Spiritual medicine from a wise Trappist monk
The past few months have been quite a spiritual roller-coaster for me due to an experience in early summer that pushed me past the breaking point. I couldn’t even bring myself to attend Sunday Mass, something completely out of character for me. My family would head off to church, and I would stay behind, feeling cut off, unable to rouse the slightest spark of spiritual connection.
Even this column took a markedly un-spiritual turn for a couple of months. I wrote about art and parenting from my outpost in the desert, hoping that by the time the next column came around something might have shifted. Fortunately, grace is usually at work even as we crouch in the darkness of doubt. I have to believe it was grace—and perhaps a nudge from my husband, Dennis—that made me realize that the only way things were going to shift was if I retreated into solitude and silence to sit face to face with God and myself.
So I emailed the retreat manager at the Abbey of the Genesee, booked my favorite room for the next weekend and made the four-hour drive to the Cistercian abbey just south of Rochester. Before I even checked into the retreat house, I headed to the abbey to sign up for spiritual direction and confession, knowing that I couldn’t fully participate in the liturgies with my beloved Trappist monks unless I first was absolved. There was an immediate opening, so I wrote my initials on the sign-up sheet and waited for the monk to call me in.
What unfolded over the course of that confession, the next two days and the weeks since is nothing short of miraculous, as far as I’m concerned. I arrived desperate and depressed, crying over the loss of my connection to God, and within 24 hours, I was practically floating down the hillside from the abbey, ready to tackle the difficult spiritual assignment I’d been given and overjoyed to feel not only a spark but a raging fire of God’s presence burning within.
My confessor and spiritual director, who was taught by Thomas Merton and served as spiritual director to Henri Nouwen—two of my all-time spiritual heroes, doled out the hardest penance I’ve ever received, a penance that was the exact spiritual medicine I needed: 30 minutes of “prayer in the presence of God” every single night for six straight weeks. I recognized at once that this penance was a gift. My confessor was trying to create in me a new habit, one that I desperately wanted and needed but was too lazy or too scared to commit to. I imagine that his hope is that the six weeks will turn into a lifelong practice. It’s my hope too.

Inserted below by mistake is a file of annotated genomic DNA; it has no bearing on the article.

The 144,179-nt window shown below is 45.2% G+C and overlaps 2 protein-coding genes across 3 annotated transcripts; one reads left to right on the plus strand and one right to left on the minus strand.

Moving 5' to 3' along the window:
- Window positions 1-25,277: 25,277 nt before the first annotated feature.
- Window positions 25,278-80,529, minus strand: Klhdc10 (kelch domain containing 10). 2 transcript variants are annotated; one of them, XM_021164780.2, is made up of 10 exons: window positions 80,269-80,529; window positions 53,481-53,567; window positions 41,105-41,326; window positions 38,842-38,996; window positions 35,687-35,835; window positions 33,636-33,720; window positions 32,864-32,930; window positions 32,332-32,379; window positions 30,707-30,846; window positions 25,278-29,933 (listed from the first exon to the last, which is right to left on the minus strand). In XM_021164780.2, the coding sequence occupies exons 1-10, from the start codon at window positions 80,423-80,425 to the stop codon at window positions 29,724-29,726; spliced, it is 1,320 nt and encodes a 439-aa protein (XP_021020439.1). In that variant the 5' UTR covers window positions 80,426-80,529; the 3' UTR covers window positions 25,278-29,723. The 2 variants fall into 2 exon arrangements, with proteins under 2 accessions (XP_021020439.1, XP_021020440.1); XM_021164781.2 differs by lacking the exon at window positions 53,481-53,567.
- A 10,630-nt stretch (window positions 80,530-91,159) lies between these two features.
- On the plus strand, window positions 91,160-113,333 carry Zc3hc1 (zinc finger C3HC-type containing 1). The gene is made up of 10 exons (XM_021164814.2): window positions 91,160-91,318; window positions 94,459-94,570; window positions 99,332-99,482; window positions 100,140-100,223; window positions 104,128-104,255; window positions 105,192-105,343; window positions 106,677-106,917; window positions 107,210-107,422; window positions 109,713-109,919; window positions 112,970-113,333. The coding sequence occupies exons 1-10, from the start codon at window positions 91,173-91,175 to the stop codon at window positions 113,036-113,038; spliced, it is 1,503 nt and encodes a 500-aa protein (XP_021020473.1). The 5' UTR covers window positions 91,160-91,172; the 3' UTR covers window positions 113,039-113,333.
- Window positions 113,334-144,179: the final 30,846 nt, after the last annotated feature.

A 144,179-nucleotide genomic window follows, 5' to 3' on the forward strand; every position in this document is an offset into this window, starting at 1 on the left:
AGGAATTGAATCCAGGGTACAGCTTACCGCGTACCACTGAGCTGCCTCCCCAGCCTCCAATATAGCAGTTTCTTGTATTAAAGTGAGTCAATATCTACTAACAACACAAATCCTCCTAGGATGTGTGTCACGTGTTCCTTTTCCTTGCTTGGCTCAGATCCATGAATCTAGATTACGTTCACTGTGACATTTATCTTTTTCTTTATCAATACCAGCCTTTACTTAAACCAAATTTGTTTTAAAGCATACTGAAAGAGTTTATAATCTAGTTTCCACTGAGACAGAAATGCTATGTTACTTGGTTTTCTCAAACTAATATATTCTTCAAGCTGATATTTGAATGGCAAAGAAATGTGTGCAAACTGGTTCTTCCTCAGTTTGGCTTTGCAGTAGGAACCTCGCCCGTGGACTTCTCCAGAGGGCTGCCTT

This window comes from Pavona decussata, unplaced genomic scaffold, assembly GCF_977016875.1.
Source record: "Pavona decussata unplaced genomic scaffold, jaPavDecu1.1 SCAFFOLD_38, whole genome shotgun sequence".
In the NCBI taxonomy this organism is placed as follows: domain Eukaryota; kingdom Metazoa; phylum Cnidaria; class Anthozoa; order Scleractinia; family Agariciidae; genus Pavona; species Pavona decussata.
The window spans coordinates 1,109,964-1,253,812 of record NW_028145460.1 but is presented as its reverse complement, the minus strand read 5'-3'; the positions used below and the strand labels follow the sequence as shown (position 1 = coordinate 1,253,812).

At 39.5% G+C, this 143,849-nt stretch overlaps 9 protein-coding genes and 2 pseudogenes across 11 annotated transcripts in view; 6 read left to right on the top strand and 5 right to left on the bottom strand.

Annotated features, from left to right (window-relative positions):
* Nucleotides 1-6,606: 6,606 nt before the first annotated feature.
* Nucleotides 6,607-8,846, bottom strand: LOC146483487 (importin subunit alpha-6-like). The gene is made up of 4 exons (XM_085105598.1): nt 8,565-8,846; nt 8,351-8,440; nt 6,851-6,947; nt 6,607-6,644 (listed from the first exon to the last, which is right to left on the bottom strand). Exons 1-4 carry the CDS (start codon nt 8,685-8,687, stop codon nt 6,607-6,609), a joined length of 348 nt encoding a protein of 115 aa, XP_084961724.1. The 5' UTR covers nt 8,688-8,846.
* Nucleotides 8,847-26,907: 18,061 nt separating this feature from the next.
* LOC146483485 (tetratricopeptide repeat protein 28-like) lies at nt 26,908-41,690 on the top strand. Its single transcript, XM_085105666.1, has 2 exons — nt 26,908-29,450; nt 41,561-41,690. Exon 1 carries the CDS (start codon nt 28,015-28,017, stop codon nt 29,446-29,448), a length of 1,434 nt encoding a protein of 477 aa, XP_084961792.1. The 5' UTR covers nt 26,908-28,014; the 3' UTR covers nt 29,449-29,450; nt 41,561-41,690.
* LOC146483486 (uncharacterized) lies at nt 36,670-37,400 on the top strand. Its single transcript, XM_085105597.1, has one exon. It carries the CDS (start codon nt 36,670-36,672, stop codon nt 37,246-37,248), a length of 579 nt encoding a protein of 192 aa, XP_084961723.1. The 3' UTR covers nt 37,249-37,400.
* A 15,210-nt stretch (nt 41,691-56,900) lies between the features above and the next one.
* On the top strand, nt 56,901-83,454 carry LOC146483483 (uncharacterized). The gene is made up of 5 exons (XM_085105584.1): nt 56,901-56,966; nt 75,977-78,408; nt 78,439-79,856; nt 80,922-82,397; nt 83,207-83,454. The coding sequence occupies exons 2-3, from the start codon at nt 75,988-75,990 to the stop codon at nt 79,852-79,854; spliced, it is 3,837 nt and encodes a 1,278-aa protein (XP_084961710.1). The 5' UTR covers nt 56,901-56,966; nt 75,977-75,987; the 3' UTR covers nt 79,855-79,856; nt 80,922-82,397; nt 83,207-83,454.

That confession and conversation, peppered with wonderful stories, and laughter and tears, launched my retreat in the best possible way, leaving me renewed, reconnected and chanting along with the monks for every hour of the Divine Office. Spiritual direction with the same monk set me on a new trajectory, so much so that I’m convinced I was meant to be in that particular place on that particular weekend with that particular monk. It was beyond a blessing. It was transcendent and transforming.
Of course, life back in the real world isn’t nearly so transcendent. As deadlines and responsibilities push back against every spiritual impulse, I find myself thinking, “Maybe I’ll skip my prayer session tonight.” And then I remember that this practice is penance and skipping it is not really an option. Again, I marvel at the wisdom of this old monk who has seen so much and counseled so many. He saw through my act as soon as he laid eyes on me, and zeroed in on what I needed so quickly that I wondered if he could read my mind. He certainly read my soul, and I’m convinced that he probably saved it.
This column originally appeared in the Aug. 31, 2017, issue of Catholic New York.